Women reported relevant endpoints through questionnaire, letter, or phone call. Deaths were reported by family members, postal authorities or through the National Death Index. Written permission for medical records was sought from the participant, or next of kin in case of death. These were reviewed by an endpoints committee of physicians blinded to randomized treatment assignment. An MI was confirmed if symptoms met World Health Organization criteria and cardiac enzymes or diagnostic electrocardiograms were abnormal. Coronary revascularization (CABG or PTCA) was confirmed by medical record review. Confirmed stroke was defined as a new neurologic deficit of sudden onset that persisted for more than 24 hours or until death within 24 hours. Clinical information, computed tomographic scans, and magnetic resonance images were used to distinguish hemorrhagic from ischemic events. A confirmed TIA was defined as a neurologic deficit of sudden onset that lasted less than 24 hours. Death due to cardiovascular cause was confirmed by examination of autopsy reports, death certificates, medical records, and information obtained from the next of kin or other family members. Death from any cause was confirmed by the end points committee or on the basis of a death certificate. Only confirmed end points were included in these analyses, except for total mortality which included 66 reported deaths with no death certificate.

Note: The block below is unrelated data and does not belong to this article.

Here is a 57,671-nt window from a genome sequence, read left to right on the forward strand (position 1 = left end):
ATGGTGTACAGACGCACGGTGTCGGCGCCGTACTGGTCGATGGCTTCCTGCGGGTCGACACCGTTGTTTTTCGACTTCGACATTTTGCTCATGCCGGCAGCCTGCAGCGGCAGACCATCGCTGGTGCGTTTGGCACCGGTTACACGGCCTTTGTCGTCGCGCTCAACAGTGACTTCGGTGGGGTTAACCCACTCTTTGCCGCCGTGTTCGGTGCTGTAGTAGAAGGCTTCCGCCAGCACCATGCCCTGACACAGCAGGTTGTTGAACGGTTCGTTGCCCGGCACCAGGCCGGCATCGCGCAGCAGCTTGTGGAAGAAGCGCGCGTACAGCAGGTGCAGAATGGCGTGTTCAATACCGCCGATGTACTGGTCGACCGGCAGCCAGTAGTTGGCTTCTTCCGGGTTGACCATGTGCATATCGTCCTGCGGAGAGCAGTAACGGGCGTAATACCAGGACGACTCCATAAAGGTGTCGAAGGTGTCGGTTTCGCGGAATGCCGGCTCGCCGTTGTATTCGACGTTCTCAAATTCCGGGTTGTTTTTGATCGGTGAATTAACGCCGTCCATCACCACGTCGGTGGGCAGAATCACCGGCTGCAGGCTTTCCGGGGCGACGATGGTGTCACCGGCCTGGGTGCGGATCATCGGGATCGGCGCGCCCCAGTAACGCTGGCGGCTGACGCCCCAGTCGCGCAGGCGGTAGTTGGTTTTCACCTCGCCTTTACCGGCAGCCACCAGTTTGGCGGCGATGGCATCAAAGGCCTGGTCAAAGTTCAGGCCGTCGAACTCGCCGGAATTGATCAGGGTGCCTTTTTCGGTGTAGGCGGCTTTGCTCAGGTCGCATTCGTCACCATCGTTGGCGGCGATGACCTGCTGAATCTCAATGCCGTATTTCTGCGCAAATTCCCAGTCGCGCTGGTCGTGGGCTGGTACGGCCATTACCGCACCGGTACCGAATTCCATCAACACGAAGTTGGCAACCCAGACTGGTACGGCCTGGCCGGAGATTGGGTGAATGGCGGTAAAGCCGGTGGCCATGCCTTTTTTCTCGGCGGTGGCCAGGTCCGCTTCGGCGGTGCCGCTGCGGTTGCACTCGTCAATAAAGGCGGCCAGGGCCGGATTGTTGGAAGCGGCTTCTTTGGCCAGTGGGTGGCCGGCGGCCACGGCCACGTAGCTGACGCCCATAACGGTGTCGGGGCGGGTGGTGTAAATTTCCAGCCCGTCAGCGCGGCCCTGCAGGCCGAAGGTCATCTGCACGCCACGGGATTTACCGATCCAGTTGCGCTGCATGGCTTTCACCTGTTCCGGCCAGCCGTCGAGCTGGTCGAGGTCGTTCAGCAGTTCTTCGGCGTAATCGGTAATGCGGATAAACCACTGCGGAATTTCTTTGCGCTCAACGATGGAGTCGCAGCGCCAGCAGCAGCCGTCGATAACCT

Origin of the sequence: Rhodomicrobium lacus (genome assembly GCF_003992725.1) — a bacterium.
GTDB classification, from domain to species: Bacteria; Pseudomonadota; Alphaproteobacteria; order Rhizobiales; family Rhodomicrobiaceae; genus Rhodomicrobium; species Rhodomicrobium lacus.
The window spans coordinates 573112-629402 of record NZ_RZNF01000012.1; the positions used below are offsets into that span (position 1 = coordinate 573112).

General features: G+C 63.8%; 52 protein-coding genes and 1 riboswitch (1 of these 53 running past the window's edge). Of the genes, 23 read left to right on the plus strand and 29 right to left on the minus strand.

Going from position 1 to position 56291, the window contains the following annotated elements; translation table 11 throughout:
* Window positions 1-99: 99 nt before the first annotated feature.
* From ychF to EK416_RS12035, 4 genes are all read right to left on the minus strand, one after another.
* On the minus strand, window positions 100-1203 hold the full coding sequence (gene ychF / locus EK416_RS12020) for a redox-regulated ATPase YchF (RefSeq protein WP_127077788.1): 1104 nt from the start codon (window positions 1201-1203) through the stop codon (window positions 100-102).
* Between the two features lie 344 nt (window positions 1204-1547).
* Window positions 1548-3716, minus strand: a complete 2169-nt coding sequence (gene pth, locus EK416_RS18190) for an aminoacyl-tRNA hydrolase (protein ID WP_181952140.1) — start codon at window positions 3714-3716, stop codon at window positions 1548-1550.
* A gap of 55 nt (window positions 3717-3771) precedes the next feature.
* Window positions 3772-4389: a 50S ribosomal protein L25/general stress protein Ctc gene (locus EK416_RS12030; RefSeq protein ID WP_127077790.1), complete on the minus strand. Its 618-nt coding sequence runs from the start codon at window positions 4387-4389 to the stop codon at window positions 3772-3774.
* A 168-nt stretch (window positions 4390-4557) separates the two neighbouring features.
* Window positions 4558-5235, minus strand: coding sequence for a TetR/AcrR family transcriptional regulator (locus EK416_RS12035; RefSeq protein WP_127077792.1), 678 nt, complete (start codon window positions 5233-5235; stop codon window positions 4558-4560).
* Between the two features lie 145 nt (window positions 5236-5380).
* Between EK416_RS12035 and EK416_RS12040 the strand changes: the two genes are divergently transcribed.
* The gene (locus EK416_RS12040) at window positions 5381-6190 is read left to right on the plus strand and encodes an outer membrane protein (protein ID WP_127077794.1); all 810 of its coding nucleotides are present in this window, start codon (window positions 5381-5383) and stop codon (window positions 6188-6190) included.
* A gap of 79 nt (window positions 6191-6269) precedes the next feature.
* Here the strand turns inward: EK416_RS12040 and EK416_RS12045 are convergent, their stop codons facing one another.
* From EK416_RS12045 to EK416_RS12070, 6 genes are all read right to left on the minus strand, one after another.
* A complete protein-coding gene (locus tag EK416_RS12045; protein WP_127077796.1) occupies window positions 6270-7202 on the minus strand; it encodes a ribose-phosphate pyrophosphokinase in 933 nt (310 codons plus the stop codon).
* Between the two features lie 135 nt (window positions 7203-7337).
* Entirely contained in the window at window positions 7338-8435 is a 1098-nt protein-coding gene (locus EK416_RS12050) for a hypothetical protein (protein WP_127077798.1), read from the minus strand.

Primary analyses were performed on an intent-to-treat basis, including all randomized women. Baseline characteristics were compared by randomized groups using t-tests, chi-square tests for proportions, and tests for trend for ordinal categories. Kaplan-Meier curves were used to estimate cumulative incidence over time by randomized group, and the log-rank test was used to compare curves. The Cox proportional hazards model was used to estimate the relative risk (RR), expressed as a hazards ratio, along with the 95% confidence interval (CI). Models included main effect terms for each of the three antioxidants along with age. Tests of proportionality of the hazards ratio over timeused an interaction term for treatment times the logarithm of time. To examine the impact of lack of compliance, a post-hoc sensitivity analysis censored women if and when they stopped taking at least two-thirds of their study medication, reported taking outside supplements containing study agents, or were missing compliance information. Analyses were conducted using SAS version 9 (SAS Institute, Cary, NC), using two-sided tests with a significance level of 0.05.